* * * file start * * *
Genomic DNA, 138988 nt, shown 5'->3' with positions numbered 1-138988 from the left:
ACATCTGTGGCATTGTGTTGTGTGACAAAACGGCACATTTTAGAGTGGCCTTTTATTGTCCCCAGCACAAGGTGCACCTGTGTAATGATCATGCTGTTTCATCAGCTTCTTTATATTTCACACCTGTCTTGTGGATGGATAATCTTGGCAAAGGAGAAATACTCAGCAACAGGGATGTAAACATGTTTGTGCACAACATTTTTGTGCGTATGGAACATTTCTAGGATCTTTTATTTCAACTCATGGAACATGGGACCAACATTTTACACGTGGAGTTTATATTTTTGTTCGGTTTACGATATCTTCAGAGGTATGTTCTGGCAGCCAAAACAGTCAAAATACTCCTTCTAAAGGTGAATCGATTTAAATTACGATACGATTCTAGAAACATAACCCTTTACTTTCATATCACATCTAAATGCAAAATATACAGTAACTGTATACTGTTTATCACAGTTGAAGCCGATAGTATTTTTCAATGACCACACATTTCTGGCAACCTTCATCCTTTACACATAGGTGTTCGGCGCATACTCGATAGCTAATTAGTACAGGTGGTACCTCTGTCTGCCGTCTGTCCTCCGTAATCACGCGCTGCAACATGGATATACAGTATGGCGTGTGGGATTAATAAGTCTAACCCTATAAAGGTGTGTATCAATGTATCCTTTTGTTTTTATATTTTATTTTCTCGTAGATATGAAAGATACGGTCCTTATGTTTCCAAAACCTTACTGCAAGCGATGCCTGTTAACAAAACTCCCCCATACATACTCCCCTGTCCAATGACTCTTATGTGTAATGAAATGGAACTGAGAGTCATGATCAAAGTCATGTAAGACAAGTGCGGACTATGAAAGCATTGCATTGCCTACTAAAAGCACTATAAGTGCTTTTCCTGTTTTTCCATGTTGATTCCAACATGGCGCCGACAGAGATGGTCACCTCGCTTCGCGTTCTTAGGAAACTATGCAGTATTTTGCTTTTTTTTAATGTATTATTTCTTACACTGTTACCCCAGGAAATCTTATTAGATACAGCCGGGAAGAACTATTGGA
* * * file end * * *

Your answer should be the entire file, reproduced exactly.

Genomic DNA, 138988 nt, shown 5'->3' with positions numbered 1-138988 from the left:
ACATCTGTGGCATTGTGTTGTGTGACAAAACGGCACATTTTAGAGTGGCCTTTTATTGTCCCCAGCACAAGGTGCACCTGTGTAATGATCATGCTGTTTCATCAGCTTCTTTATATTTCACACCTGTCTTGTGGATGGATAATCTTGGCAAAGGAGAAATACTCAGCAACAGGGATGTAAACATGTTTGTGCACAACATTTTTGTGCGTATGGAACATTTCTAGGATCTTTTATTTCAACTCATGGAACATGGGACCAACATTTTACACGTGGAGTTTATATTTTTGTTCGGTTTACGATATCTTCAGAGGTATGTTCTGGCAGCCAAAACAGTCAAAATACTCCTTCTAAAGGTGAATCGATTTAAATTACGATACGATTCTAGAAACATAACCCTTTACTTTCATATCACATCTAAATGCAAAATATACAGTAACTGTATACTGTTTATCACAGTTGAAGCCGATAGTATTTTTCAATGACCACACATTTCTGGCAACCTTCATCCTTTACACATAGGTGTTCGGCGCATACTCGATAGCTAATTAGTACAGGTGGTACCTCTGTCTGCCGTCTGTCCTCCGTAATCACGCGCTGCAACATGGATATACAGTATGGCGTGTGGGATTAATAAGTCTAACCCTATAAAGGTGTGTATCAATGTATCCTTTTGTTTTTATATTTTATTTTCTCGTAGATATGAAAGATACGGTCCTTATGTTTCCAAAACCTTACTGCAAGCGATGCCTGTTAACAAAACTCCCCCATACATACTCCCCTGTCCAATGACTCTTATGTGTAATGAAATGGAACTGAGAGTCATGATCAAAGTCATGTAAGACAAGTGCGGACTATGAAAGCATTGCATTGCCTACTAAAAGCACTATAAGTGCTTTTCCTGTTTTTCCATGTTGATTCCAACATGGCGCCGACAGAGATGGTCACCTCGCTTCGCGTTCTTAGGAAACTATGCAGTATTTTGCTTTTTTTTAATGTATTATTTCTTACACTGTTACCCCAGGAAATCTTATTAGATACAGCCGGGAAGAACTATTGGA